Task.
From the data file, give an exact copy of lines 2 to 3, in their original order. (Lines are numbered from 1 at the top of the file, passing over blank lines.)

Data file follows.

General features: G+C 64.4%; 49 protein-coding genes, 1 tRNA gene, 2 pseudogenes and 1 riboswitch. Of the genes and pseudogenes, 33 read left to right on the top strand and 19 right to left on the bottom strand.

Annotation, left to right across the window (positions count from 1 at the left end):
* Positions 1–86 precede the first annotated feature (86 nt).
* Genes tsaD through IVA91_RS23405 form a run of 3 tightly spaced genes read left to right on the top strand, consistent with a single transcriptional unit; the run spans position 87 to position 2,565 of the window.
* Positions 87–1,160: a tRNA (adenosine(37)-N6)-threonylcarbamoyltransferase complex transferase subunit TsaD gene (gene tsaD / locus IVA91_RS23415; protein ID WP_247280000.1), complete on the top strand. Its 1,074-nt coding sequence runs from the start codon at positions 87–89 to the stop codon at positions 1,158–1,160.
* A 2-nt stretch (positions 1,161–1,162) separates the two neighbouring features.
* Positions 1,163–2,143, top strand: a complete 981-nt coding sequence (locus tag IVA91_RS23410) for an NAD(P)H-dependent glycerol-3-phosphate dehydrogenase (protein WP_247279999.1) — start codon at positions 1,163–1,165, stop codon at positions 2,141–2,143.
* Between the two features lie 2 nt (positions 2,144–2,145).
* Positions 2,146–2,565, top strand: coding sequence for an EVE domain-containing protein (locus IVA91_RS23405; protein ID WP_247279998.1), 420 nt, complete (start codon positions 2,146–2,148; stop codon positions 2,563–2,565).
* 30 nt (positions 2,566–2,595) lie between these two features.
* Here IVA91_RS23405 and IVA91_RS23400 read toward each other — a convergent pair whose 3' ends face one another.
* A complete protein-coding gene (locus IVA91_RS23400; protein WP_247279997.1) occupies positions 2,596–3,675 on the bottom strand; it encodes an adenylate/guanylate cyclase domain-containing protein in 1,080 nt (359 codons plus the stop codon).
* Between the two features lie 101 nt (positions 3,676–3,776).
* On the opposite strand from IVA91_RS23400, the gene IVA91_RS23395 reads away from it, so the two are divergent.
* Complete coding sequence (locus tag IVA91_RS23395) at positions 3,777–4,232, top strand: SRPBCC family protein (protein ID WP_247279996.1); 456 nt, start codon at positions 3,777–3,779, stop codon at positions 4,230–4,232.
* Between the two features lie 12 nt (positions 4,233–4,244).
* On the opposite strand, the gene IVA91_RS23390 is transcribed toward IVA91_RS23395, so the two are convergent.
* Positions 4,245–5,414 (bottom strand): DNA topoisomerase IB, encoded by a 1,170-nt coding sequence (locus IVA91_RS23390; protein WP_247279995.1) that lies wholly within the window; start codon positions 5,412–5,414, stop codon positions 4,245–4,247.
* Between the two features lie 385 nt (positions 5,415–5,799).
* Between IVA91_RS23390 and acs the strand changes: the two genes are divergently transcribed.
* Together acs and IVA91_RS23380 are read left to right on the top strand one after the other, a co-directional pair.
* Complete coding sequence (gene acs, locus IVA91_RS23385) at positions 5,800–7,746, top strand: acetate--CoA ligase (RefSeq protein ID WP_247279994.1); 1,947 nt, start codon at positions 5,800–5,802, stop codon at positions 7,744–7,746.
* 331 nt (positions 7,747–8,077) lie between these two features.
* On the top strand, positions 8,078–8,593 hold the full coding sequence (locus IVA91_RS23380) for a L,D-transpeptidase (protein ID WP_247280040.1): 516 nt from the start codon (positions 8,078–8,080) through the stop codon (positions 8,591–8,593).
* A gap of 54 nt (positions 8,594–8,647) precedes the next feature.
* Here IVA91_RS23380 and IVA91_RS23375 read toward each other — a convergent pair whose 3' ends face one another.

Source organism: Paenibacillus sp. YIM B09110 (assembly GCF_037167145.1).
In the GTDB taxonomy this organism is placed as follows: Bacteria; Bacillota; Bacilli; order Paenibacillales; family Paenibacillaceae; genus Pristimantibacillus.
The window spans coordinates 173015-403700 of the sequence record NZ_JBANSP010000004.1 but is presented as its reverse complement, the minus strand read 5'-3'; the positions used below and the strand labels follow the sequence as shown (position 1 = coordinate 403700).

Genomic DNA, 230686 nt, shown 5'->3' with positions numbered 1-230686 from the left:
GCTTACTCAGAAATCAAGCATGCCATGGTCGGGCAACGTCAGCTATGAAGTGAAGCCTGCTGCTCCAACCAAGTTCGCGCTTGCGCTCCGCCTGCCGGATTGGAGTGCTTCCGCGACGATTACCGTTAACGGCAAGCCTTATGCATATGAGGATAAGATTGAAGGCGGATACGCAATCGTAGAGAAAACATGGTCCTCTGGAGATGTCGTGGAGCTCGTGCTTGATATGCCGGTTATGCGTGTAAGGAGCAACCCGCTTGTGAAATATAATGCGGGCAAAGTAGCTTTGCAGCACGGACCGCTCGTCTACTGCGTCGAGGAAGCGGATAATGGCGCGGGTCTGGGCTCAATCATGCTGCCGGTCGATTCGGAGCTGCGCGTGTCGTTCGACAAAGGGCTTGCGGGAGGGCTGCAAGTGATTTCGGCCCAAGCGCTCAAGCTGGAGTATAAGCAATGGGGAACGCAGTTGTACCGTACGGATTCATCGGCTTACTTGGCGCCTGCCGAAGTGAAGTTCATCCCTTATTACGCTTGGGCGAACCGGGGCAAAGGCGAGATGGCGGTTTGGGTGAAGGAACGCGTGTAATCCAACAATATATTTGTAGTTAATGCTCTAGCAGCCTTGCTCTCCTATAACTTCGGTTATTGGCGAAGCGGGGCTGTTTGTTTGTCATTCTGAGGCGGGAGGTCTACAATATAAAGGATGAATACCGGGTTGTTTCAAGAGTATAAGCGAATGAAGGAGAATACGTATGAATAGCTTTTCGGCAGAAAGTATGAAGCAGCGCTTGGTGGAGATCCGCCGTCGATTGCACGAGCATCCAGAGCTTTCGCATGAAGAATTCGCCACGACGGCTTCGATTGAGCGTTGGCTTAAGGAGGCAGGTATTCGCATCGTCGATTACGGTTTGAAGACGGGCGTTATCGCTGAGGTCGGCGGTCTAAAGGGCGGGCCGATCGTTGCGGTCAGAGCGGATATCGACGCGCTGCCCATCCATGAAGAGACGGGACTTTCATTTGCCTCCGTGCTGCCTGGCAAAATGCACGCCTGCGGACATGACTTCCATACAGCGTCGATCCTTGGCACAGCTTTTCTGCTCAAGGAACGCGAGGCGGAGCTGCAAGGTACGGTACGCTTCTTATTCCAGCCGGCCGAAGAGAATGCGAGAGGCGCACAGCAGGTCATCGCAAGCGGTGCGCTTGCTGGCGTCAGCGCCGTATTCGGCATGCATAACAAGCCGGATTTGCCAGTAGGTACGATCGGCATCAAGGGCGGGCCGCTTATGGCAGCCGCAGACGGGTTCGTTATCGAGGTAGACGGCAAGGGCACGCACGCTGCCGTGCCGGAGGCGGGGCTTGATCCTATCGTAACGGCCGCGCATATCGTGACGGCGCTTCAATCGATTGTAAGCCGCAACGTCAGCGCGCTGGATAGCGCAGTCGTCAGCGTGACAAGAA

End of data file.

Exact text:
Annotation, left to right across the window (positions count from 1 at the left end):
* Positions 1–86 precede the first annotated feature (86 nt).